Large motions the protruding domain in a native iflavirus

Sergei Kalynych1, Antonin Přidal2, Yevhen Levdansky1, Lenka Palkova, Joachim de Miranda3, and Pavel Plevka1,*

1Structural Virology Group, Central European Institute of Technology, Masaryk University, Kamenice 753/35, Brno, Czech Republic, 625 00;

2Faculty of Agronomy, Mendel’s University, Zemedelska 1,Brno, Czech Republic, 613 00;

3Swedish University of Agricultural Sciences, Department of Ecology, Uppsala, Sweden, 750 07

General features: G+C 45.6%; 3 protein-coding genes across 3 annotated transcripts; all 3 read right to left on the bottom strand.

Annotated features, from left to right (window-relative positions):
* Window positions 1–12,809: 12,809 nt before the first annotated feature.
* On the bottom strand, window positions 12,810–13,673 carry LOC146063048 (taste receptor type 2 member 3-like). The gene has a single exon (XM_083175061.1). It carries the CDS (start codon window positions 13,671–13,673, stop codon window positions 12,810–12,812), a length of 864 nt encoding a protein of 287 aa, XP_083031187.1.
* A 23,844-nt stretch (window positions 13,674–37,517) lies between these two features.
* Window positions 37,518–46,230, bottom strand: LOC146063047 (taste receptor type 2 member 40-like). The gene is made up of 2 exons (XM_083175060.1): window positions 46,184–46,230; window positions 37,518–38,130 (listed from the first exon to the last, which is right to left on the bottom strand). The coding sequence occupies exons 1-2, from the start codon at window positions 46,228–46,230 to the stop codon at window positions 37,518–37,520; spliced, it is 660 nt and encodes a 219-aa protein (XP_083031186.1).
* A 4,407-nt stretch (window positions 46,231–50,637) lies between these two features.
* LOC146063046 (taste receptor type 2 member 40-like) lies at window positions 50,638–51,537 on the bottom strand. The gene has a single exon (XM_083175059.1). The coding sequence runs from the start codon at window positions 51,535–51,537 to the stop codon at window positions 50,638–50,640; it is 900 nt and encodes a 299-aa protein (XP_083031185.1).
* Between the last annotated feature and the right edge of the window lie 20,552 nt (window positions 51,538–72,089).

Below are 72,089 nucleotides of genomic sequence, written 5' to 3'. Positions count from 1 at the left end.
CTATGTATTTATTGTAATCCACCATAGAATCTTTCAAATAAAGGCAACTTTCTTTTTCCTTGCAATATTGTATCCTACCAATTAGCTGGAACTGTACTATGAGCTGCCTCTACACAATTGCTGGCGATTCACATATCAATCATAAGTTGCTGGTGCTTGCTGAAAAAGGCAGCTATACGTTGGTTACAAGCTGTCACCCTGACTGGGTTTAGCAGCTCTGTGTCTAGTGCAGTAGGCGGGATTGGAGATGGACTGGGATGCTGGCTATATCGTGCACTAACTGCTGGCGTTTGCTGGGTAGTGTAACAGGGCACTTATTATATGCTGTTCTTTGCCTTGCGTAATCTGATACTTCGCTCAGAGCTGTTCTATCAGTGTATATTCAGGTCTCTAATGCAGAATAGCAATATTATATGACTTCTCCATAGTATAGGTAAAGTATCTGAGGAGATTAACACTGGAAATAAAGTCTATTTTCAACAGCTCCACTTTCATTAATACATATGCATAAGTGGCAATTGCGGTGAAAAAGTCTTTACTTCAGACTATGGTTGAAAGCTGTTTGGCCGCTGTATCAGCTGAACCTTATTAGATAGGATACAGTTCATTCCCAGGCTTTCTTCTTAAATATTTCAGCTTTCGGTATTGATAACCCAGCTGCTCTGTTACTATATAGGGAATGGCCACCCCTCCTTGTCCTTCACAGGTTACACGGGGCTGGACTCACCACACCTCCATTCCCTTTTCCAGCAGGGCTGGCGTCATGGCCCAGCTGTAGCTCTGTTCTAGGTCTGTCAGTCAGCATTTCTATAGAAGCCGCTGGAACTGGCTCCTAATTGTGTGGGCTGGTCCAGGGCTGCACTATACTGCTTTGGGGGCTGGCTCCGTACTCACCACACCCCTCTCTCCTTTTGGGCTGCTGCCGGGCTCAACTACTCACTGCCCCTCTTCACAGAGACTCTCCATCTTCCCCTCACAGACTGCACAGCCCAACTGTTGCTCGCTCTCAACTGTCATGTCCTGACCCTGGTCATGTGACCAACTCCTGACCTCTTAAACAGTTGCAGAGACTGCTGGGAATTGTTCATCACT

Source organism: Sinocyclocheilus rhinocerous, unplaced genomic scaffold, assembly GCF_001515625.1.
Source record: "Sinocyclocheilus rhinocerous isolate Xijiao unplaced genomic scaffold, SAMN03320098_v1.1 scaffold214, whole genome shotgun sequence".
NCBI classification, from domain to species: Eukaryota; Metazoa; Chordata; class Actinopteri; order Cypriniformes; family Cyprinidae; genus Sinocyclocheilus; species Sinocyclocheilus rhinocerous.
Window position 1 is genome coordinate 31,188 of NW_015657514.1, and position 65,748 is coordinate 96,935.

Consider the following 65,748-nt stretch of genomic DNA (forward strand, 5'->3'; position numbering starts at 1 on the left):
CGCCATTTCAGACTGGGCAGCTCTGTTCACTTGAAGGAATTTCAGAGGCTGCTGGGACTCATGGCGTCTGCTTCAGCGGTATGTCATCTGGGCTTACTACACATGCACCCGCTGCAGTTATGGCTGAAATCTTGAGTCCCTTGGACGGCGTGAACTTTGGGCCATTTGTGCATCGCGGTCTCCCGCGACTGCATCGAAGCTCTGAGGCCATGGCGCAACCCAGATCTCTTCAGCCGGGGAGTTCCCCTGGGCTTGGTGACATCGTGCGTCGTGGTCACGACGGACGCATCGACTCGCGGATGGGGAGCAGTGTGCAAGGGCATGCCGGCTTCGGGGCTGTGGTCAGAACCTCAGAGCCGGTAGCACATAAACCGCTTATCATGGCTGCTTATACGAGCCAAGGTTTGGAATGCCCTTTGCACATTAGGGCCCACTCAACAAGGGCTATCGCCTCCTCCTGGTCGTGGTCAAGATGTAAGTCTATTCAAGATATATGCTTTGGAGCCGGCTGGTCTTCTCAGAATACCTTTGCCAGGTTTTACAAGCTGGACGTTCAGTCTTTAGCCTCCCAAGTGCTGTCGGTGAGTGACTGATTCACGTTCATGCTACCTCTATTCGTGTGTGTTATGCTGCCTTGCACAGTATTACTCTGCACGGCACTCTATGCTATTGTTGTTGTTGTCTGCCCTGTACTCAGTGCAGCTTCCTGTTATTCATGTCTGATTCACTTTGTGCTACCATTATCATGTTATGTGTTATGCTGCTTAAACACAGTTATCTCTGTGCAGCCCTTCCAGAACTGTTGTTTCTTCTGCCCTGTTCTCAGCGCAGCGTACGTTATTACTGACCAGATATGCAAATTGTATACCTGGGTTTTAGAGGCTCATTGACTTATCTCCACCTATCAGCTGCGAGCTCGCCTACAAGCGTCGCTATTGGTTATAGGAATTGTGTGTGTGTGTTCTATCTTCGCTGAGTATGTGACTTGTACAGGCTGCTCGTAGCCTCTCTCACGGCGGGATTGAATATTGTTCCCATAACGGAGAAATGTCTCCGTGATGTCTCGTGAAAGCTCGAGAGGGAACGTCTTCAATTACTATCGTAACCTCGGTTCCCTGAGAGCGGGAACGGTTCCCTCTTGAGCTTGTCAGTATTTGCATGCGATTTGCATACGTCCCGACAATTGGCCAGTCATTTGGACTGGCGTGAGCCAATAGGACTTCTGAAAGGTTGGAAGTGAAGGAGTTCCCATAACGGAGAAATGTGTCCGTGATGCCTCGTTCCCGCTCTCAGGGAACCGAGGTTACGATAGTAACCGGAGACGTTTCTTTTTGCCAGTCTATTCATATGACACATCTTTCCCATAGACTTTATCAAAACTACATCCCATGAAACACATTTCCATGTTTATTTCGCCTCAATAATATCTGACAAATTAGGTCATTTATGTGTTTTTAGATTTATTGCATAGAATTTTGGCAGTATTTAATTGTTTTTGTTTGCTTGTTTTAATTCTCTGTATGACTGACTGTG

Iflaviruses are non-enveloped single-stranded RNA viruses, which infect various insects including economically important agricultural pollinators honeybees and bumblebees. Studies of the life cycle and pathogenesis of iflaviruses are impeded by the lack of a honeybee cell cultures. Here, we present two crystal structures of an iflavirus Slow Bee Paralysis Virus (SBPV) purified from a natural source, solved at 3.4 Å and 2.6 Å resolutions. We found that the C-terminus of a capsid protein VP3 forms a protruding domain (P-domain) located on the virion surface. The P-domain exhibits a novel fold, which is different from that seen in any other viruses characterized to date. P-domains undergo large movements toward icosahedral five-fold axis, where they are found in a crown-like arrangement. Despite sharing the same quasi T=3 symmetry with known insect picorna-like viruses, SBPV exhibits a unique surface topology and differs in the overall organization of the capsid. Our findings provide structural framework for further investigations of infection mechanisms employed by the agriculturally important class of viral pathogens.